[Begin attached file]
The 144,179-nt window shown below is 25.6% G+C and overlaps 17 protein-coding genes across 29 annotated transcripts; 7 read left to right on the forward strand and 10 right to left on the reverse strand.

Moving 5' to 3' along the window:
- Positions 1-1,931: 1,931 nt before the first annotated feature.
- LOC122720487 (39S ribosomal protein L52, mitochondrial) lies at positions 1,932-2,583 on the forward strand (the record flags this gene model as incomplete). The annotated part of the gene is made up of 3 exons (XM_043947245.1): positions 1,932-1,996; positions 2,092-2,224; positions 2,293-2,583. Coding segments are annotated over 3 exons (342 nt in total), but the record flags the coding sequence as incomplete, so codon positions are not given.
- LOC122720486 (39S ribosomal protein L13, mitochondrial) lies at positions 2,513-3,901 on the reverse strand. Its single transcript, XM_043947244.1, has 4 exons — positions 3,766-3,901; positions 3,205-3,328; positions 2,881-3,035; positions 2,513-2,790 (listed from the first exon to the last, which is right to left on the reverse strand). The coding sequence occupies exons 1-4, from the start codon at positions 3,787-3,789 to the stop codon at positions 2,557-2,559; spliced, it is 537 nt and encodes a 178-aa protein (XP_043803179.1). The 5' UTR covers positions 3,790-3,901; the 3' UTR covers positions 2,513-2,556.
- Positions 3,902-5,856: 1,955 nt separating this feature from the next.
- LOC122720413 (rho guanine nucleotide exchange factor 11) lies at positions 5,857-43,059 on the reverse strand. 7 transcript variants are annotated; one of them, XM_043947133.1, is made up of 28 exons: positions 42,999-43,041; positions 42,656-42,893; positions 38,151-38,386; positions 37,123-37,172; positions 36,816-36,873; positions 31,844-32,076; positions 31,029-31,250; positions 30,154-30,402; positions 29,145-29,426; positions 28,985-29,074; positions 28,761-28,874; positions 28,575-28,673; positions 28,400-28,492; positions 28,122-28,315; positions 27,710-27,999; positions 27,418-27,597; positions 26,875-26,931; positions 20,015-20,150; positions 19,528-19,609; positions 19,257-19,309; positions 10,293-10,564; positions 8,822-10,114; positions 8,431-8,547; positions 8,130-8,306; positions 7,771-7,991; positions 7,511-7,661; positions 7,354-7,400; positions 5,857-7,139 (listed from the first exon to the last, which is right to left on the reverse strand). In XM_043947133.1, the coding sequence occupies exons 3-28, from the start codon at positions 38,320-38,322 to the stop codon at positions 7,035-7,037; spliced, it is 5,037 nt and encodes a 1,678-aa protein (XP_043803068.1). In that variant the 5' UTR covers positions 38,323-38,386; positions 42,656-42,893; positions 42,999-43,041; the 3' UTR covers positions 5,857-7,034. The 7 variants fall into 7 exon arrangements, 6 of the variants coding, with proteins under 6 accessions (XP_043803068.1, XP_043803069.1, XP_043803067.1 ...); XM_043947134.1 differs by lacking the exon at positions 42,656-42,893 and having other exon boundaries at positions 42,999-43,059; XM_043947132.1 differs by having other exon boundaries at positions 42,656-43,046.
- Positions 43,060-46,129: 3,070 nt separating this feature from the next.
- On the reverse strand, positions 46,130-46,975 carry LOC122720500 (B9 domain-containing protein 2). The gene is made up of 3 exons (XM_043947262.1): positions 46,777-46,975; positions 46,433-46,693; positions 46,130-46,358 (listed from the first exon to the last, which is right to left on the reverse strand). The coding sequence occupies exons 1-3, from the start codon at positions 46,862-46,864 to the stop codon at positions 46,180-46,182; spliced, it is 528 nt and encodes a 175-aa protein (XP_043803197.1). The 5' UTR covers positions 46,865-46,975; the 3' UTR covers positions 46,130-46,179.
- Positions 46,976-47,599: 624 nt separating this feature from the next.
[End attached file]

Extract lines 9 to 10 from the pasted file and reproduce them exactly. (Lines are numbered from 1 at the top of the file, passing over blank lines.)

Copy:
- On the reverse strand, positions 46,130-46,975 carry LOC122720500 (B9 domain-containing protein 2). The gene is made up of 3 exons (XM_043947262.1): positions 46,777-46,975; positions 46,433-46,693; positions 46,130-46,358 (listed from the first exon to the last, which is right to left on the reverse strand). The coding sequence occupies exons 1-3, from the start codon at positions 46,862-46,864 to the stop codon at positions 46,180-46,182; spliced, it is 528 nt and encodes a 175-aa protein (XP_043803197.1). The 5' UTR covers positions 46,865-46,975; the 3' UTR covers positions 46,130-46,179.
- Positions 46,976-47,599: 624 nt separating this feature from the next.